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November 8, 2018
12:00-1:00pm | ulti-purpose Room, Curtis Hall
Bringing the Ocean Ashore: Ichthyology and Infrastructure in Pacific Waters
Anthony Medrano, Ziff Environmental Fellow, Department of History, Harvard University
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On August 25, 2016, the National Park Service turned 100. The very next day, President Obama made history by signing a proclamation expanding the size of the Hawaiian Archipelago's Papahanaumokuakea Marine National Monument, making it the largest marine protected area in the world. And yet, while we know how this protected geography came to be—it was established by President Bush in 2006 and enlarged by President Obama in 2016—we know far less about the ways in which the U.S. came to understand and value the Pacific's biological diversity. This presentation uses the career of Alvin Seale (1871-1958) to show how the overlooked study of fish was central to bringing the ocean ashore and knowing the wealth and wonders of the Pacific environment. Through Seale's currents in and around this great ocean, the talk suggests that today's national marine monuments not only stem from the historical interplay between fish, science, and infrastructure but that the legacy of these interactions is at the heart of knowing these Pacific waters and the threats they face in the age of climate change.

Dr. Anthony Medrano is a Ziff Environmental Fellow at Harvard University, where he looks at the history and legacy of human-ocean interactions in the Indo-Pacific region. His current book project, Modern Fish: Science, Industry, and the Rise of Urban Southeast Asia, tells the story of how regional waters fueled the rapid growth of cities, infrastructures, plantations, and mines in the decades from the late nineteenth century to the end of the interwar period. Broadly, Dr. Medrano's research examines how the marine environmental past shapes, and is shaped by, our global environmental present. Prior to receiving his doctorate from the University of Wisconsin-Madison in 2017, he studied at Humboldt and Hawaii as well as the University of Indonesia and the National University of Malaysia.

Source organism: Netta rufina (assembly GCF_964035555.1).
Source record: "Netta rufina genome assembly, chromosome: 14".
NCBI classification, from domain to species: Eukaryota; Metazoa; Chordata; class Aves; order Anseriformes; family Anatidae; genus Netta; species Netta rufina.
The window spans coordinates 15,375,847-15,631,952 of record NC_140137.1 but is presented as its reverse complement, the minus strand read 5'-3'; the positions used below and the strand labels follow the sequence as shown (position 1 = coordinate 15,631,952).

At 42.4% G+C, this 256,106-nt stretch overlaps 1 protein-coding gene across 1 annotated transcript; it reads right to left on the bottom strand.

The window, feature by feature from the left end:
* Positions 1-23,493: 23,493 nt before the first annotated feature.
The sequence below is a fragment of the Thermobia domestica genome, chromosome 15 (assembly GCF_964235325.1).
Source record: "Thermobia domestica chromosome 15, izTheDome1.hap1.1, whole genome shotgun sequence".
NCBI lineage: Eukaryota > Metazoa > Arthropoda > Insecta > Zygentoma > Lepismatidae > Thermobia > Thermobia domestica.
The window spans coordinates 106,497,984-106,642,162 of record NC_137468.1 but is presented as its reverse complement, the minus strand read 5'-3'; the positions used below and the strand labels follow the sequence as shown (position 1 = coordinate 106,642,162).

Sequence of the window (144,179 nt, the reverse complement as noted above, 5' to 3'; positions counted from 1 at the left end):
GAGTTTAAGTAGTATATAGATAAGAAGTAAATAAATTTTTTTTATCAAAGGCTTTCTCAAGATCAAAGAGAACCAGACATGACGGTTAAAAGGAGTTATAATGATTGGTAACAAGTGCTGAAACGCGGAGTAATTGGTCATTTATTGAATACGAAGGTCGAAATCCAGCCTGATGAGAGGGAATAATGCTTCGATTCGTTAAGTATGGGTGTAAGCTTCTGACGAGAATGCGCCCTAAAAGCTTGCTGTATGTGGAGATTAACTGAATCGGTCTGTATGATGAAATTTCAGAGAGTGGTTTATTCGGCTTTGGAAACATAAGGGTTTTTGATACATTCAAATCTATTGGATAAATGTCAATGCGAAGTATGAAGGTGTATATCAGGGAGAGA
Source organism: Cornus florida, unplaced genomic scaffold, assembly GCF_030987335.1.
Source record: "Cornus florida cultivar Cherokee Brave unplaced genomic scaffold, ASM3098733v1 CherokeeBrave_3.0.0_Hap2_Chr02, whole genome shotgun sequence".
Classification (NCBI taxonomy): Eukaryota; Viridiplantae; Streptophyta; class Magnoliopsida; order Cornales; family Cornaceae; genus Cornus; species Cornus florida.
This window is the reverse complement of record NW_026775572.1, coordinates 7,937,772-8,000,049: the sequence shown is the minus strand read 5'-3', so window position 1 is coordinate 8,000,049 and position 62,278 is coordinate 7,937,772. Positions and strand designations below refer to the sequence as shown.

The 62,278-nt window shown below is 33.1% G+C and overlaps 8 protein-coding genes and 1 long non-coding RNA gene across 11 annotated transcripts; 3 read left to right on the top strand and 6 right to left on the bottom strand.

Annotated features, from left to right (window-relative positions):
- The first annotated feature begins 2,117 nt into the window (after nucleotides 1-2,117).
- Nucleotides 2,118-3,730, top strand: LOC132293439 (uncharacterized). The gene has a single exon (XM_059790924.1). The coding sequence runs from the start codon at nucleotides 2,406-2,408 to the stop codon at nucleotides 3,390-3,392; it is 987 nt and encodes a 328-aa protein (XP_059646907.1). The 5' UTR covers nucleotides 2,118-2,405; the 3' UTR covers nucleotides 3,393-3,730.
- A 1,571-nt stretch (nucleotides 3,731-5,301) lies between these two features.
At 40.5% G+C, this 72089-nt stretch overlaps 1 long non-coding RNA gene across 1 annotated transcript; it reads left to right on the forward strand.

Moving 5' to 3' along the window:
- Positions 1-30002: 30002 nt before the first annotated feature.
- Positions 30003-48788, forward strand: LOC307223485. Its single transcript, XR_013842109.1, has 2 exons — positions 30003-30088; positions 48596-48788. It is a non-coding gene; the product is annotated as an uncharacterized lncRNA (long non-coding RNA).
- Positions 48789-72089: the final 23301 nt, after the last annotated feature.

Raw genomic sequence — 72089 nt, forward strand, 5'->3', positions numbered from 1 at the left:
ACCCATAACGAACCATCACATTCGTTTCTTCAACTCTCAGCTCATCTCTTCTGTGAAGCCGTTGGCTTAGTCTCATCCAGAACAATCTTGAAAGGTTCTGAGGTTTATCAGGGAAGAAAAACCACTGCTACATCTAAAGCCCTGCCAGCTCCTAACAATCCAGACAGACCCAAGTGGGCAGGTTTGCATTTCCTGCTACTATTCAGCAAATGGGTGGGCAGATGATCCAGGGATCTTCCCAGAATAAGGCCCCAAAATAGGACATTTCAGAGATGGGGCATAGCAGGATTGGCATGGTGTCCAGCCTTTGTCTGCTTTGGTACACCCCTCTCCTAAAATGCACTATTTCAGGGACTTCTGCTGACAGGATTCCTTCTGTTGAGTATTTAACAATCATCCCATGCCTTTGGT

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November 15, 2018
12:00-1:00pm | Multi-purpose Room, Curtis Hall
In Search of "Safe Enough": Quantifying the Probability of a Nuclear Reactor Accident
Thomas Wellock, Historian, US Nuclear Regulatory Commission
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What is the probability of a major nuclear reactor accident? Quantifying the chances of an event that had never occurred seemed an impossible task. Yet, nuclear experts devoted vast resources to quantify reactor accident risk. Doing so, they hoped, would make reactors safer and prove to a wary public that civilian nuclear power was "safe enough" for widespread use. Dr. Wellock will trace the controversial history of reactor risk assessment, particularly the influence of turning points such as Three Mile Island and risk assessment's broader technical and political impact.